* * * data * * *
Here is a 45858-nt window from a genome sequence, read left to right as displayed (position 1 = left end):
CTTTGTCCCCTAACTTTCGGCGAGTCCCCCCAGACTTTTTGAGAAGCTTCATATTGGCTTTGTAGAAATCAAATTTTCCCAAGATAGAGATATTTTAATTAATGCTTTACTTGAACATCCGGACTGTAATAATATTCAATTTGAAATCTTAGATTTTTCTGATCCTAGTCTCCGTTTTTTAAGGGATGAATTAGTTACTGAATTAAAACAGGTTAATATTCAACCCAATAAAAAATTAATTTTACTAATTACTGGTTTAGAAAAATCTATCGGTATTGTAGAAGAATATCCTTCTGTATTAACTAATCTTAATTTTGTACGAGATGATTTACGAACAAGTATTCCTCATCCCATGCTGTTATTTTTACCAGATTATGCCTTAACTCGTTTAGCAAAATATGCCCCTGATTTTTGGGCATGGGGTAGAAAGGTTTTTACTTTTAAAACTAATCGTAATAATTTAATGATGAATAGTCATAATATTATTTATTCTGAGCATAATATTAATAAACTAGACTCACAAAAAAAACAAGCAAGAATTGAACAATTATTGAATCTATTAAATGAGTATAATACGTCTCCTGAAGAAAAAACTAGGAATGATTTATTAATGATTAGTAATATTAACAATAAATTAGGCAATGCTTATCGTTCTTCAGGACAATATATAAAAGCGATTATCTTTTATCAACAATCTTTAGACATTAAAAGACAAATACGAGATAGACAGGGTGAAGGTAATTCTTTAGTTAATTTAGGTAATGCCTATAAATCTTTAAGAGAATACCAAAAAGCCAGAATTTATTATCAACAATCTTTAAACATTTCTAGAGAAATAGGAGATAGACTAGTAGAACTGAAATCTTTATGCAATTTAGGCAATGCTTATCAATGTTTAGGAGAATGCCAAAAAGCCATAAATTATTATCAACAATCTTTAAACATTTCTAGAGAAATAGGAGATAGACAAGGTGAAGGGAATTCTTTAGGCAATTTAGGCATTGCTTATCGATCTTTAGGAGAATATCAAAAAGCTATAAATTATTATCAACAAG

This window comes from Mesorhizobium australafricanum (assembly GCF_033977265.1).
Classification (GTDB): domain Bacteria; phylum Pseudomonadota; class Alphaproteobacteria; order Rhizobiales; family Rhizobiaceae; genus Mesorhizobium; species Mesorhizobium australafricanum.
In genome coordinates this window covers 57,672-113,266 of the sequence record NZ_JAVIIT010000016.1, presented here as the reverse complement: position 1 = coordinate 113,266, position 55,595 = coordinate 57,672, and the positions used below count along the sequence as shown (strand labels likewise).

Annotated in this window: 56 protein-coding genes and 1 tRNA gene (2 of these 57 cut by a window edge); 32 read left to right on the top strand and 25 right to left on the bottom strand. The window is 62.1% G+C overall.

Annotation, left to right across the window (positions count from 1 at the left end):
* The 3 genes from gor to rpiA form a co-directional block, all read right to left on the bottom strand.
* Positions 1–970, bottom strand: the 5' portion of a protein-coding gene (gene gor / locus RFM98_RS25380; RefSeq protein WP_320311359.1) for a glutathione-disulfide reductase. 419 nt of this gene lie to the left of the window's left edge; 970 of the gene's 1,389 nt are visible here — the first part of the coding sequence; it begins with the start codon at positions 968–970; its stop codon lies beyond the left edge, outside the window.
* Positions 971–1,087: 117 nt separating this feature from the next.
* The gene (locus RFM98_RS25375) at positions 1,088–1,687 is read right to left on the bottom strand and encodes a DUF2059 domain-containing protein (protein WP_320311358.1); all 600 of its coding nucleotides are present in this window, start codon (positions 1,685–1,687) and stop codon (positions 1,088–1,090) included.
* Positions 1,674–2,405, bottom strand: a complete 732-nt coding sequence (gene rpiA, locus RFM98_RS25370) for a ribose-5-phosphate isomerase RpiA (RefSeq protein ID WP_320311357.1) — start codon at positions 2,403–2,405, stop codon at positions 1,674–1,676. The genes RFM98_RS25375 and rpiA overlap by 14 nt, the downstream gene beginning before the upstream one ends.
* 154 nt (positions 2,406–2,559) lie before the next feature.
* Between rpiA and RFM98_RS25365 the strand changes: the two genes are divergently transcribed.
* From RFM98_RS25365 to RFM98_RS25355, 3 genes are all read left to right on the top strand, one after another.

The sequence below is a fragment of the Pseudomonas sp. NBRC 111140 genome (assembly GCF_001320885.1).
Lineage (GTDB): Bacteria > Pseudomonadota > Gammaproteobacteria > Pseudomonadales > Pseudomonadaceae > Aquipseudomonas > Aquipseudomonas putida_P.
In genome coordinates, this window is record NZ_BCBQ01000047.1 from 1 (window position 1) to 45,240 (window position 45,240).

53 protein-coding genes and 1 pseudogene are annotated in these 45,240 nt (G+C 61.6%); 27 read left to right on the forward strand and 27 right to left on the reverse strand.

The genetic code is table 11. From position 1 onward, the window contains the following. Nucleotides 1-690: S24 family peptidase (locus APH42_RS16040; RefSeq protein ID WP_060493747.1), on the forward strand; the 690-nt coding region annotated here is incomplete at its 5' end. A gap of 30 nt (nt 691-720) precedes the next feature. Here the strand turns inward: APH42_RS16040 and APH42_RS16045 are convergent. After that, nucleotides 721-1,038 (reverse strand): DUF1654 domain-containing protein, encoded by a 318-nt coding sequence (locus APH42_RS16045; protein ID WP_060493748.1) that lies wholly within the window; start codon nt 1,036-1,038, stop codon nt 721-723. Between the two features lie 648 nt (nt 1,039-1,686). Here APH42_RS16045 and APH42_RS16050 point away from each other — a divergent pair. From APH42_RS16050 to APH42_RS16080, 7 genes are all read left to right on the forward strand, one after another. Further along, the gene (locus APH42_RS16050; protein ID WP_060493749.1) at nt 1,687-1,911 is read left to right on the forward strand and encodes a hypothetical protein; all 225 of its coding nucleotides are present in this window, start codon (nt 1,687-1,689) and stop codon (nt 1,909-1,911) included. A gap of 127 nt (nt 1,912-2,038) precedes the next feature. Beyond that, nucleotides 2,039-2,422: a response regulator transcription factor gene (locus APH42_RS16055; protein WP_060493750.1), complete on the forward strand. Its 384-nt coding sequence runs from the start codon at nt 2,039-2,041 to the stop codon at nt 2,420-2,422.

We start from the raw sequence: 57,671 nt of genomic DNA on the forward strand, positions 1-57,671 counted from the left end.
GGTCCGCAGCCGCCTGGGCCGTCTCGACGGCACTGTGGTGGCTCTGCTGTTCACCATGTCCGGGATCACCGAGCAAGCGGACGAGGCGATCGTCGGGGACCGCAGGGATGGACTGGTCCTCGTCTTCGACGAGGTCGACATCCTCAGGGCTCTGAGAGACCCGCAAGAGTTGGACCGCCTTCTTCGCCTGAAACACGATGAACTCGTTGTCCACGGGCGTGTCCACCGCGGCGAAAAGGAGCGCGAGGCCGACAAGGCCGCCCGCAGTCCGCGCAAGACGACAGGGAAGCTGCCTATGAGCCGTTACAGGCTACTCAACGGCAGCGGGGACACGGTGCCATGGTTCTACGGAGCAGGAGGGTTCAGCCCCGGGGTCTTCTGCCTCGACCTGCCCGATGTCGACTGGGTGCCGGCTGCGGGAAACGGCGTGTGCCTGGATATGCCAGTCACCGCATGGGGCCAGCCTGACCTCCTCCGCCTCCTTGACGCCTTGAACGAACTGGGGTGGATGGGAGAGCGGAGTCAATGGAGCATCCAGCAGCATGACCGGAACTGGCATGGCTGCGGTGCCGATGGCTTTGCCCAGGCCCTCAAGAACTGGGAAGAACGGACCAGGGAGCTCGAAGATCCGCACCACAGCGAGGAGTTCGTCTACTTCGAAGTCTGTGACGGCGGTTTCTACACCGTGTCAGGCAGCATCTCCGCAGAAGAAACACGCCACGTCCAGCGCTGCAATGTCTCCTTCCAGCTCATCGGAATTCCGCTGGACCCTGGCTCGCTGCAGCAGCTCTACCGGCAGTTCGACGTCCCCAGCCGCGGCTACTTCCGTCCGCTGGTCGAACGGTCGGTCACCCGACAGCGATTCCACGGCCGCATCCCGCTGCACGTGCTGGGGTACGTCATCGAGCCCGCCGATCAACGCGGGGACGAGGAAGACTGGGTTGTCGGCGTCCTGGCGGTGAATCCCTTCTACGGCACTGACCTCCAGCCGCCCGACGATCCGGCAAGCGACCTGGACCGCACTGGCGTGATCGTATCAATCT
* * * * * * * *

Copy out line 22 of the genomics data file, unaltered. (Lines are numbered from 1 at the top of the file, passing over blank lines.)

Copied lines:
GGTCCGCAGCCGCCTGGGCCGTCTCGACGGCACTGTGGTGGCTCTGCTGTTCACCATGTCCGGGATCACCGAGCAAGCGGACGAGGCGATCGTCGGGGACCGCAGGGATGGACTGGTCCTCGTCTTCGACGAGGTCGACATCCTCAGGGCTCTGAGAGACCCGCAAGAGTTGGACCGCCTTCTTCGCCTGAAACACGATGAACTCGTTGTCCACGGGCGTGTCCACCGCGGCGAAAAGGAGCGCGAGGCCGACAAGGCCGCCCGCAGTCCGCGCAAGACGACAGGGAAGCTGCCTATGAGCCGTTACAGGCTACTCAACGGCAGCGGGGACACGGTGCCATGGTTCTACGGAGCAGGAGGGTTCAGCCCCGGGGTCTTCTGCCTCGACCTGCCCGATGTCGACTGGGTGCCGGCTGCGGGAAACGGCGTGTGCCTGGATATGCCAGTCACCGCATGGGGCCAGCCTGACCTCCTCCGCCTCCTTGACGCCTTGAACGAACTGGGGTGGATGGGAGAGCGGAGTCAATGGAGCATCCAGCAGCATGACCGGAACTGGCATGGCTGCGGTGCCGATGGCTTTGCCCAGGCCCTCAAGAACTGGGAAGAACGGACCAGGGAGCTCGAAGATCCGCACCACAGCGAGGAGTTCGTCTACTTCGAAGTCTGTGACGGCGGTTTCTACACCGTGTCAGGCAGCATCTCCGCAGAAGAAACACGCCACGTCCAGCGCTGCAATGTCTCCTTCCAGCTCATCGGAATTCCGCTGGACCCTGGCTCGCTGCAGCAGCTCTACCGGCAGTTCGACGTCCCCAGCCGCGGCTACTTCCGTCCGCTGGTCGAACGGTCGGTCACCCGACAGCGATTCCACGGCCGCATCCCGCTGCACGTGCTGGGGTACGTCATCGAGCCCGCCGATCAACGCGGGGACGAGGAAGACTGGGTTGTCGGCGTCCTGGCGGTGAATCCCTTCTACGGCACTGACCTCCAGCCGCCCGACGATCCGGCAAGCGACCTGGACCGCACTGGCGTGATCGTATCAATCT